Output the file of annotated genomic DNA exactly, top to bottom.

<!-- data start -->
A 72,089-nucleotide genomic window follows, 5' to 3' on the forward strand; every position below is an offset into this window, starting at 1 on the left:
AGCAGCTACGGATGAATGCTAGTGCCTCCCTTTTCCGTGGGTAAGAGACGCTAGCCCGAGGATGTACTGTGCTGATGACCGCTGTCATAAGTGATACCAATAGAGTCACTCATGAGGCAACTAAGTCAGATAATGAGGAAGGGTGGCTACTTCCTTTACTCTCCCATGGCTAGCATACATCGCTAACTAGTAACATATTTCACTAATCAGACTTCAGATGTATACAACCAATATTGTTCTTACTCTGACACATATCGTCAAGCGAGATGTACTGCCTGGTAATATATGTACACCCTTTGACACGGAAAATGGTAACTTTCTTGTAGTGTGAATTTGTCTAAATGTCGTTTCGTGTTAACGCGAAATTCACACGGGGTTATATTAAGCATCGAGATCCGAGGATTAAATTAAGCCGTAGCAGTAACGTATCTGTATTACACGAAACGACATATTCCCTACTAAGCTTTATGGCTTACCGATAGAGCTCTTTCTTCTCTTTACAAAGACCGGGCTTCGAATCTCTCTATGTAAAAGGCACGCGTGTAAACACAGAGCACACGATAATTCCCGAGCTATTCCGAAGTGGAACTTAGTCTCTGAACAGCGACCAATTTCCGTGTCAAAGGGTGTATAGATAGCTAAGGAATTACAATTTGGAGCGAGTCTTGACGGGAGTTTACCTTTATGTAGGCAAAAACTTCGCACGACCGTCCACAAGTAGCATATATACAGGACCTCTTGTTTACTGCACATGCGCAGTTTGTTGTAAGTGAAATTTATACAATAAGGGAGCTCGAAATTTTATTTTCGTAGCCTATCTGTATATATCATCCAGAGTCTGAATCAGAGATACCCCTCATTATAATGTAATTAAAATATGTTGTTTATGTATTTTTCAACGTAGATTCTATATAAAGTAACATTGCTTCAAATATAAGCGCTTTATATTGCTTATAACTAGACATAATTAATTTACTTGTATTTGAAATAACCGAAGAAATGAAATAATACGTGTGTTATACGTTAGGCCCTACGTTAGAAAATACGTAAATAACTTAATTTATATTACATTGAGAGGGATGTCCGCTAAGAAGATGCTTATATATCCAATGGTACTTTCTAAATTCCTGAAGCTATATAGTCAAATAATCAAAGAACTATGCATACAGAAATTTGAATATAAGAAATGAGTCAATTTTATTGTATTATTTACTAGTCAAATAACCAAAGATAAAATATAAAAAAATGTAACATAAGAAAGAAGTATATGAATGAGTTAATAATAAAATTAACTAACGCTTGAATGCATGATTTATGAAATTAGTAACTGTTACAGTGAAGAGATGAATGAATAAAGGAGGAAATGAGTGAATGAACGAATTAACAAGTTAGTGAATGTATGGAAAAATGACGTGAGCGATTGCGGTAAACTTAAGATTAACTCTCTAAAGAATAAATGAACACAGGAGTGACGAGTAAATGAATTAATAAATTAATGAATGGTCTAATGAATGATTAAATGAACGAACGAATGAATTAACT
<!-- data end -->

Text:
A 72,089-nucleotide genomic window follows, 5' to 3' on the forward strand; every position below is an offset into this window, starting at 1 on the left:
AGCAGCTACGGATGAATGCTAGTGCCTCCCTTTTCCGTGGGTAAGAGACGCTAGCCCGAGGATGTACTGTGCTGATGACCGCTGTCATAAGTGATACCAATAGAGTCACTCATGAGGCAACTAAGTCAGATAATGAGGAAGGGTGGCTACTTCCTTTACTCTCCCATGGCTAGCATACATCGCTAACTAGTAACATATTTCACTAATCAGACTTCAGATGTATACAACCAATATTGTTCTTACTCTGACACATATCGTCAAGCGAGATGTACTGCCTGGTAATATATGTACACCCTTTGACACGGAAAATGGTAACTTTCTTGTAGTGTGAATTTGTCTAAATGTCGTTTCGTGTTAACGCGAAATTCACACGGGGTTATATTAAGCATCGAGATCCGAGGATTAAATTAAGCCGTAGCAGTAACGTATCTGTATTACACGAAACGACATATTCCCTACTAAGCTTTATGGCTTACCGATAGAGCTCTTTCTTCTCTTTACAAAGACCGGGCTTCGAATCTCTCTATGTAAAAGGCACGCGTGTAAACACAGAGCACACGATAATTCCCGAGCTATTCCGAAGTGGAACTTAGTCTCTGAACAGCGACCAATTTCCGTGTCAAAGGGTGTATAGATAGCTAAGGAATTACAATTTGGAGCGAGTCTTGACGGGAGTTTACCTTTATGTAGGCAAAAACTTCGCACGACCGTCCACAAGTAGCATATATACAGGACCTCTTGTTTACTGCACATGCGCAGTTTGTTGTAAGTGAAATTTATACAATAAGGGAGCTCGAAATTTTATTTTCGTAGCCTATCTGTATATATCATCCAGAGTCTGAATCAGAGATACCCCTCATTATAATGTAATTAAAATATGTTGTTTATGTATTTTTCAACGTAGATTCTATATAAAGTAACATTGCTTCAAATATAAGCGCTTTATATTGCTTATAACTAGACATAATTAATTTACTTGTATTTGAAATAACCGAAGAAATGAAATAATACGTGTGTTATACGTTAGGCCCTACGTTAGAAAATACGTAAATAACTTAATTTATATTACATTGAGAGGGATGTCCGCTAAGAAGATGCTTATATATCCAATGGTACTTTCTAAATTCCTGAAGCTATATAGTCAAATAATCAAAGAACTATGCATACAGAAATTTGAATATAAGAAATGAGTCAATTTTATTGTATTATTTACTAGTCAAATAACCAAAGATAAAATATAAAAAAATGTAACATAAGAAAGAAGTATATGAATGAGTTAATAATAAAATTAACTAACGCTTGAATGCATGATTTATGAAATTAGTAACTGTTACAGTGAAGAGATGAATGAATAAAGGAGGAAATGAGTGAATGAACGAATTAACAAGTTAGTGAATGTATGGAAAAATGACGTGAGCGATTGCGGTAAACTTAAGATTAACTCTCTAAAGAATAAATGAACACAGGAGTGACGAGTAAATGAATTAATAAATTAATGAATGGTCTAATGAATGATTAAATGAACGAACGAATGAATTAACT